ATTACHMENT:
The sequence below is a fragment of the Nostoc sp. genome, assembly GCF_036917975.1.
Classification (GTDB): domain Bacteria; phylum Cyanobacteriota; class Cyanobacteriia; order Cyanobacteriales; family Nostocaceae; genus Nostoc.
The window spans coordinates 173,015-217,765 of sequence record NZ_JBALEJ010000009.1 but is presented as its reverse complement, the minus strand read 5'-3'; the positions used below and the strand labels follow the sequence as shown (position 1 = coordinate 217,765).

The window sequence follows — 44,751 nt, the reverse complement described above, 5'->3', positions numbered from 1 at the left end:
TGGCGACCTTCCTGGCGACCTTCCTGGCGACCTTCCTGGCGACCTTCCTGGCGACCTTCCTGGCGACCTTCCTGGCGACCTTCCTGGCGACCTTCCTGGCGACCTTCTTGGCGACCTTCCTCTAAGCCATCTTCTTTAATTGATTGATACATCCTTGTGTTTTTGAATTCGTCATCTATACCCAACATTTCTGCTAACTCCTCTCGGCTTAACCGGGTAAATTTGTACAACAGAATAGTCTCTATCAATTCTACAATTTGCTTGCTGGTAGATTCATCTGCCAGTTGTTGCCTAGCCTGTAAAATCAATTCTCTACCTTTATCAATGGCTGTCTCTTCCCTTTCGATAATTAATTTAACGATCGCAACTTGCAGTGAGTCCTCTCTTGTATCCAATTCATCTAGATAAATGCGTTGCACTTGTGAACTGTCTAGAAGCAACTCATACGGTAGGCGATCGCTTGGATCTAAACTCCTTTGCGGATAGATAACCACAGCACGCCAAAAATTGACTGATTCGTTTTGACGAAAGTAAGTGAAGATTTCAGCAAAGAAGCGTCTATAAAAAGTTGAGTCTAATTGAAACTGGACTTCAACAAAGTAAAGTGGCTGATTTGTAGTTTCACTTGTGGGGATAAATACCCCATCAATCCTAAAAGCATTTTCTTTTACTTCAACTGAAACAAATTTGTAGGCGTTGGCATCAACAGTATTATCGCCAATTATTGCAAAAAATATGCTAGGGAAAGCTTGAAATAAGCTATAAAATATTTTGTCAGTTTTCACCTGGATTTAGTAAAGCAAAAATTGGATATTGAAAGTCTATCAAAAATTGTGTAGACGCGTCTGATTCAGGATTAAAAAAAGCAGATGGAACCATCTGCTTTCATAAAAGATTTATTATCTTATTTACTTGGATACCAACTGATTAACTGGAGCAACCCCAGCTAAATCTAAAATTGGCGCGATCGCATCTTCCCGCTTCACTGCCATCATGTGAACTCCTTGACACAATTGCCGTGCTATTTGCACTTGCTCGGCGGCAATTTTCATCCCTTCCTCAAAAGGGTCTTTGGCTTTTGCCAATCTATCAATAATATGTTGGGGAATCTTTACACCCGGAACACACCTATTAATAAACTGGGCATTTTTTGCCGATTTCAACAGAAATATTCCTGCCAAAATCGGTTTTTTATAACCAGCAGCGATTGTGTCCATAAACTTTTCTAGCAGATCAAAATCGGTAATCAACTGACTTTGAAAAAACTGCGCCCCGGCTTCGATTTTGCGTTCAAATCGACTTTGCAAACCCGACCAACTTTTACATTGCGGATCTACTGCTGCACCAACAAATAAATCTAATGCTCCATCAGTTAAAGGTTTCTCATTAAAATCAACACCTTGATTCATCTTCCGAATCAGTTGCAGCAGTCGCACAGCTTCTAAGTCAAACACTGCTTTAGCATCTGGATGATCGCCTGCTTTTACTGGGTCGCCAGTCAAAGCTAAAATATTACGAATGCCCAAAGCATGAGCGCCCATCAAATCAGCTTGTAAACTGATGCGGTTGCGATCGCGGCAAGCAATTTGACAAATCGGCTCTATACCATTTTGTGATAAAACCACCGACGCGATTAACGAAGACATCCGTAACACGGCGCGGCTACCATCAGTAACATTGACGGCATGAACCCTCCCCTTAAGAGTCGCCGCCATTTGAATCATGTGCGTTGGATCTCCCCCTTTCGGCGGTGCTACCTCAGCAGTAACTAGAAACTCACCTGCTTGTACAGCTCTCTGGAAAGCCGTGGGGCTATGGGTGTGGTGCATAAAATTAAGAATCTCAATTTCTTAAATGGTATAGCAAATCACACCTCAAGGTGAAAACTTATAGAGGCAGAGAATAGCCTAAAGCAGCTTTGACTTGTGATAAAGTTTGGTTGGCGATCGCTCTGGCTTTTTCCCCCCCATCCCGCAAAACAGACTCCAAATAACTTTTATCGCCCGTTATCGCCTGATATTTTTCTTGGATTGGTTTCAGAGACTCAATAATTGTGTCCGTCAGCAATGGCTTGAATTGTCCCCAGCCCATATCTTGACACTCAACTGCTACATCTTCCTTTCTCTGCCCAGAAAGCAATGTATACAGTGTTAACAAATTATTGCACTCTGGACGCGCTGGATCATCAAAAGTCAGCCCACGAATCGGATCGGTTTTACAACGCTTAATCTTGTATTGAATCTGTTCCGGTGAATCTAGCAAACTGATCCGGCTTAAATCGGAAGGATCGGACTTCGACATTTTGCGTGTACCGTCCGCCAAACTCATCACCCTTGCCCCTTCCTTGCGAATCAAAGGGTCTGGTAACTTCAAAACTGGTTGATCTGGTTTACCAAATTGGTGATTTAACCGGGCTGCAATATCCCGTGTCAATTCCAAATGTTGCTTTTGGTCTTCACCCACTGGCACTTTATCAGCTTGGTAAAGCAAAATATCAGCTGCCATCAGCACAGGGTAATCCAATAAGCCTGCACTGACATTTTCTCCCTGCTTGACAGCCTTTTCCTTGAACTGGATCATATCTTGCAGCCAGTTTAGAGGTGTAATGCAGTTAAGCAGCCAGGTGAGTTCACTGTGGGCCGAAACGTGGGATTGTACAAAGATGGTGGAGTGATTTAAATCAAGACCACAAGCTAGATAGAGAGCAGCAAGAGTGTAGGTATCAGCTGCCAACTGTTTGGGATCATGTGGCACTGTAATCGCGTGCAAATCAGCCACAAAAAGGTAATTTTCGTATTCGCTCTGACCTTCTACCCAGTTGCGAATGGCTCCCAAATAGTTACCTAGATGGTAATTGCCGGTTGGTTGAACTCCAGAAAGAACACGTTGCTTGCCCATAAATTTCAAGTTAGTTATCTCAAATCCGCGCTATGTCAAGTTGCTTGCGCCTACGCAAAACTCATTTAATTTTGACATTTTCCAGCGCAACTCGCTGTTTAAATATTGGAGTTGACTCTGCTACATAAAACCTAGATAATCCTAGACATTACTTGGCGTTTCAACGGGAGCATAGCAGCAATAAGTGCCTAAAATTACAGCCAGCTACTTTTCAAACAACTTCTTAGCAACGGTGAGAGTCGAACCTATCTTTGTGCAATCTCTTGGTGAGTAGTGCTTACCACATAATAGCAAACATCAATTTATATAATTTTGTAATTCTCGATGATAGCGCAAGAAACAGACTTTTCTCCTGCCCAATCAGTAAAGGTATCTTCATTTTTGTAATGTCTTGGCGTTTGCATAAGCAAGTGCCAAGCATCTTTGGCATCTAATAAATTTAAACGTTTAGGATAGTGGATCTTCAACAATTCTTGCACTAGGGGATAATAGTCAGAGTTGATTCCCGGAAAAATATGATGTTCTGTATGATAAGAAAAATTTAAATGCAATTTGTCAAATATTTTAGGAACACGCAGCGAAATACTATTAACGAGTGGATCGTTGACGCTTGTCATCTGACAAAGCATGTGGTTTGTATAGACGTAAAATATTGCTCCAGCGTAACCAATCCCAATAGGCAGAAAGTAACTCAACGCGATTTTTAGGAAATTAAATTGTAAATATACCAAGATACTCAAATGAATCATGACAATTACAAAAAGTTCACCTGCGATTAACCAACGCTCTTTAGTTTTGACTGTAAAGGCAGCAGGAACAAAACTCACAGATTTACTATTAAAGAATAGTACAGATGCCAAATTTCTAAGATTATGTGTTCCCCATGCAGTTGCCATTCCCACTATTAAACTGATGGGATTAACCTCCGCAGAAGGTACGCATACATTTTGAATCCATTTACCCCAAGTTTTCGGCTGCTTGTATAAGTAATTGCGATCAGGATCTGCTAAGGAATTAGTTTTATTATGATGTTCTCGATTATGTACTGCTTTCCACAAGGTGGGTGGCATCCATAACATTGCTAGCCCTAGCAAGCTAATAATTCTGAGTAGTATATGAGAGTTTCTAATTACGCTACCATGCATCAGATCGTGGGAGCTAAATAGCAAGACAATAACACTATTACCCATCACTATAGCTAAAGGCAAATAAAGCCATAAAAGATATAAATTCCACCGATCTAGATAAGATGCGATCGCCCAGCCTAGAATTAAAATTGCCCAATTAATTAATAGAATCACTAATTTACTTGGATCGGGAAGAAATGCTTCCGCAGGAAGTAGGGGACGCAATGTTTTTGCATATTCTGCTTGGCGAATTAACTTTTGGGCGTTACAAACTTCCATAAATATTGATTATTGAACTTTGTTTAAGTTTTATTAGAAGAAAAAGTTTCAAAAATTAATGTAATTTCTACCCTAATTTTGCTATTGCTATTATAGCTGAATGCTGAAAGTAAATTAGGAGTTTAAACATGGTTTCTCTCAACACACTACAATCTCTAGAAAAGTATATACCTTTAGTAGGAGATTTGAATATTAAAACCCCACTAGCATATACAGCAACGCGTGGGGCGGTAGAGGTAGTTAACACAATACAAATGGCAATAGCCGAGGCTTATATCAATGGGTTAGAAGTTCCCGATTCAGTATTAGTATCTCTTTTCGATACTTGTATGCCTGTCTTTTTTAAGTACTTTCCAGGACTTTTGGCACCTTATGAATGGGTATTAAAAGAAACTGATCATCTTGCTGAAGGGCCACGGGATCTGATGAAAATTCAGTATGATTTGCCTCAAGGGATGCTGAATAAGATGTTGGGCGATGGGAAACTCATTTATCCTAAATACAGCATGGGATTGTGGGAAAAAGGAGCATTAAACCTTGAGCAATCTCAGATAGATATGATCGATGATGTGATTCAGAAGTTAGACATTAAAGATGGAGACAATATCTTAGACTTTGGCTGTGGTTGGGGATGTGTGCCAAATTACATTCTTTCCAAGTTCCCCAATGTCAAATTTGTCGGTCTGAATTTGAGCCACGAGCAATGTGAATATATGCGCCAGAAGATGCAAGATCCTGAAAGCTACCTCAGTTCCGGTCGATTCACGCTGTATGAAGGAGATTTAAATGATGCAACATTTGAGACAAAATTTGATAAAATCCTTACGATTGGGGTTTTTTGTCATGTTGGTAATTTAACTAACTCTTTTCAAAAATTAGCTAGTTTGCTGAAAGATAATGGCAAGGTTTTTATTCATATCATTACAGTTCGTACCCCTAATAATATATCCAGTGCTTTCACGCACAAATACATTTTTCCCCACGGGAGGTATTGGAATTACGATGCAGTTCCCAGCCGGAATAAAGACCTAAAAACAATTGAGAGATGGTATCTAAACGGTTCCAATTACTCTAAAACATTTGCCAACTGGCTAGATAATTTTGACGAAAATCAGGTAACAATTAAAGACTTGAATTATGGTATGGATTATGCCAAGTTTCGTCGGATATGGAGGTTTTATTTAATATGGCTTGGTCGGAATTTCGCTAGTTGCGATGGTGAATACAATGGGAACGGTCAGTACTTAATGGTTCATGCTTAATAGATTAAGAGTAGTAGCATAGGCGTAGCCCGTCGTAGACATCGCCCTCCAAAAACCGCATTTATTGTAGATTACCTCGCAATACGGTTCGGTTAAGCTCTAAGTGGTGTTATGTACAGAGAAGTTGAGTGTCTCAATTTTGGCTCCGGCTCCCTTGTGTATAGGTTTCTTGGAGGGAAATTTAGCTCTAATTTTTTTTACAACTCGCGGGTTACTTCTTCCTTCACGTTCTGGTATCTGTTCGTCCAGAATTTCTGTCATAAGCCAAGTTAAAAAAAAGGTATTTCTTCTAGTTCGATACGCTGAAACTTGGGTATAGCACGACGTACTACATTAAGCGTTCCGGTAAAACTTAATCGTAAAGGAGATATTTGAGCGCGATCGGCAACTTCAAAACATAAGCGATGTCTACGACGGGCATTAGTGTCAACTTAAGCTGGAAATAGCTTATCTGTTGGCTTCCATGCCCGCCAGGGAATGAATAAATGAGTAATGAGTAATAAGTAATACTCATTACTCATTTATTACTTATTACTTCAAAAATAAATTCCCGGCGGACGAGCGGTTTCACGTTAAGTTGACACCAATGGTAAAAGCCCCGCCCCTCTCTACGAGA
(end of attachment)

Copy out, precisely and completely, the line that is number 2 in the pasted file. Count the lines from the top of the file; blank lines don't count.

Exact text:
Classification (GTDB): domain Bacteria; phylum Cyanobacteriota; class Cyanobacteriia; order Cyanobacteriales; family Nostocaceae; genus Nostoc.